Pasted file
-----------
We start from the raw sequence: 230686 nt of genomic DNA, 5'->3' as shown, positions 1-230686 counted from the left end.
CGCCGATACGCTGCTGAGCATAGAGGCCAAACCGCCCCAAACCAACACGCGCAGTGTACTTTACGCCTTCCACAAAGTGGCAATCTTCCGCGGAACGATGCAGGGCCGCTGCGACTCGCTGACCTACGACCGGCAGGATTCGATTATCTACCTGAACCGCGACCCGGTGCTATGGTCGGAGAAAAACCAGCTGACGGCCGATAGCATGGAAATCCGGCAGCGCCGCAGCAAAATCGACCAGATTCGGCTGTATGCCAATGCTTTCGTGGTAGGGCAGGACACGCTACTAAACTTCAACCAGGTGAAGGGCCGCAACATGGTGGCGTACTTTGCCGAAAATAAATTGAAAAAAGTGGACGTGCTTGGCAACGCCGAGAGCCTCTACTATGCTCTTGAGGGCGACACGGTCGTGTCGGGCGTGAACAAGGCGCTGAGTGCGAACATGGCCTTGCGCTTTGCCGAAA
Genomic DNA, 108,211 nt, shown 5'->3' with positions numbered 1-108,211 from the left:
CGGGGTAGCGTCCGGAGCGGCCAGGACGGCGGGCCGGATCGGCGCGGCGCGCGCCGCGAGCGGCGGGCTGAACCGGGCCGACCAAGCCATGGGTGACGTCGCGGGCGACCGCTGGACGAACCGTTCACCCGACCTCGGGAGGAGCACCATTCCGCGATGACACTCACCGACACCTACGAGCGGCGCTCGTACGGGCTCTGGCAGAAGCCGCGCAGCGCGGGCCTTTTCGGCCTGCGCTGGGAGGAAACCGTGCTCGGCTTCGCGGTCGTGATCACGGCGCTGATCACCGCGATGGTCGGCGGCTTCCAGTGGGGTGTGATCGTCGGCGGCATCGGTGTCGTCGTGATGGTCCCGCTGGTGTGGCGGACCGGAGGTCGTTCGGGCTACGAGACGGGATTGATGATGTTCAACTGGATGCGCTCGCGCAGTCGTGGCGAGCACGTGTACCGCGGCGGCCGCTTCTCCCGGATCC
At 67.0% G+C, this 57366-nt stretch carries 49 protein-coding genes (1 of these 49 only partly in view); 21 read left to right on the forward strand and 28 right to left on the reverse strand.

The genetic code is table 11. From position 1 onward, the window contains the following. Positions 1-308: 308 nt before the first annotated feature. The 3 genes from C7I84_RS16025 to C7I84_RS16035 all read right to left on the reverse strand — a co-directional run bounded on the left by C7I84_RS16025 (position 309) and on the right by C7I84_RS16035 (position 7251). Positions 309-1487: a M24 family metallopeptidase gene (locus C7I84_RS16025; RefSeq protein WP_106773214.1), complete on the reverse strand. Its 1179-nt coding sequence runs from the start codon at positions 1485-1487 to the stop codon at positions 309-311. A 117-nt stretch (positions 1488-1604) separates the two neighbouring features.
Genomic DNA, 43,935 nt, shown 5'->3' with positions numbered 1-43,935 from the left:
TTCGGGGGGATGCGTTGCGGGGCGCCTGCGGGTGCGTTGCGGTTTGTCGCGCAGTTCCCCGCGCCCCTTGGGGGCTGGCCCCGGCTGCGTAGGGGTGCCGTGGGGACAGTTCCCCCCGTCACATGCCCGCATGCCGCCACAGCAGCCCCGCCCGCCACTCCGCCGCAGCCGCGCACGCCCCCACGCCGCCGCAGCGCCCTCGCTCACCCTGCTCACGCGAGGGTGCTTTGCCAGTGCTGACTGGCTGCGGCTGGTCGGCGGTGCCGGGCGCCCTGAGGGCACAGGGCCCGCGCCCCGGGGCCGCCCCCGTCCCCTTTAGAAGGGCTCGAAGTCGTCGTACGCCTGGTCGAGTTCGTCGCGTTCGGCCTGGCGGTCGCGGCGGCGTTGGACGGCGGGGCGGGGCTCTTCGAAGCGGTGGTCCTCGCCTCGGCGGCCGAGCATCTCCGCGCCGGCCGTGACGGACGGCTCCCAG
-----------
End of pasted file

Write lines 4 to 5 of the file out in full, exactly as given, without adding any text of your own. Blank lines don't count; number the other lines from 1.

CGGGGTAGCGTCCGGAGCGGCCAGGACGGCGGGCCGGATCGGCGCGGCGCGCGCCGCGAGCGGCGGGCTGAACCGGGCCGACCAAGCCATGGGTGACGTCGCGGGCGACCGCTGGACGAACCGTTCACCCGACCTCGGGAGGAGCACCATTCCGCGATGACACTCACCGACACCTACGAGCGGCGCTCGTACGGGCTCTGGCAGAAGCCGCGCAGCGCGGGCCTTTTCGGCCTGCGCTGGGAGGAAACCGTGCTCGGCTTCGCGGTCGTGATCACGGCGCTGATCACCGCGATGGTCGGCGGCTTCCAGTGGGGTGTGATCGTCGGCGGCATCGGTGTCGTCGTGATGGTCCCGCTGGTGTGGCGGACCGGAGGTCGTTCGGGCTACGAGACGGGATTGATGATGTTCAACTGGATGCGCTCGCGCAGTCGTGGCGAGCACGTGTACCGCGGCGGCCGCTTCTCCCGGATCC
At 67.0% G+C, this 57366-nt stretch carries 49 protein-coding genes (1 of these 49 only partly in view); 21 read left to right on the forward strand and 28 right to left on the reverse strand.